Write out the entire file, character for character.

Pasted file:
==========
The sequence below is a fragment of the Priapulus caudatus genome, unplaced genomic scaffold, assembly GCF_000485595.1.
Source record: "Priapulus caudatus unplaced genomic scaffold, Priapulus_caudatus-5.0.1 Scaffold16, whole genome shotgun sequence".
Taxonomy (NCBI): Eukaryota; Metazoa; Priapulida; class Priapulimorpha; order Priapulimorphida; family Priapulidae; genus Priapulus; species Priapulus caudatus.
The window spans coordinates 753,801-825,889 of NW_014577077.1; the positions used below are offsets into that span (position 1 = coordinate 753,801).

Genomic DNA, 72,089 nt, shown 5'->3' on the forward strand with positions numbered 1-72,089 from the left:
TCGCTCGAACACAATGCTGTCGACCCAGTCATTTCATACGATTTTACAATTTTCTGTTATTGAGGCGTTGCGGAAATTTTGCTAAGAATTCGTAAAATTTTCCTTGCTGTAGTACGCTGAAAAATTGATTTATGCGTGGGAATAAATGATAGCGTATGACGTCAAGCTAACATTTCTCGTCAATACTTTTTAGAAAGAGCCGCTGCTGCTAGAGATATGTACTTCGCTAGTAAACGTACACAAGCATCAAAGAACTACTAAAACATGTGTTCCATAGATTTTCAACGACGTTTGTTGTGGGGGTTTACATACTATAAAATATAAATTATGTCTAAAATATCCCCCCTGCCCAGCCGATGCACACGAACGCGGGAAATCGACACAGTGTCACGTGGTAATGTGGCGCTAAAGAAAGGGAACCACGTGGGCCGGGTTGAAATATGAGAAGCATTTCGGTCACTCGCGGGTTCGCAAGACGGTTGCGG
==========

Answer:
The sequence below is a fragment of the Priapulus caudatus genome, unplaced genomic scaffold, assembly GCF_000485595.1.
Source record: "Priapulus caudatus unplaced genomic scaffold, Priapulus_caudatus-5.0.1 Scaffold16, whole genome shotgun sequence".
Taxonomy (NCBI): Eukaryota; Metazoa; Priapulida; class Priapulimorpha; order Priapulimorphida; family Priapulidae; genus Priapulus; species Priapulus caudatus.
The window spans coordinates 753,801-825,889 of NW_014577077.1; the positions used below are offsets into that span (position 1 = coordinate 753,801).

Genomic DNA, 72,089 nt, shown 5'->3' on the forward strand with positions numbered 1-72,089 from the left:
TCGCTCGAACACAATGCTGTCGACCCAGTCATTTCATACGATTTTACAATTTTCTGTTATTGAGGCGTTGCGGAAATTTTGCTAAGAATTCGTAAAATTTTCCTTGCTGTAGTACGCTGAAAAATTGATTTATGCGTGGGAATAAATGATAGCGTATGACGTCAAGCTAACATTTCTCGTCAATACTTTTTAGAAAGAGCCGCTGCTGCTAGAGATATGTACTTCGCTAGTAAACGTACACAAGCATCAAAGAACTACTAAAACATGTGTTCCATAGATTTTCAACGACGTTTGTTGTGGGGGTTTACATACTATAAAATATAAATTATGTCTAAAATATCCCCCCTGCCCAGCCGATGCACACGAACGCGGGAAATCGACACAGTGTCACGTGGTAATGTGGCGCTAAAGAAAGGGAACCACGTGGGCCGGGTTGAAATATGAGAAGCATTTCGGTCACTCGCGGGTTCGCAAGACGGTTGCGG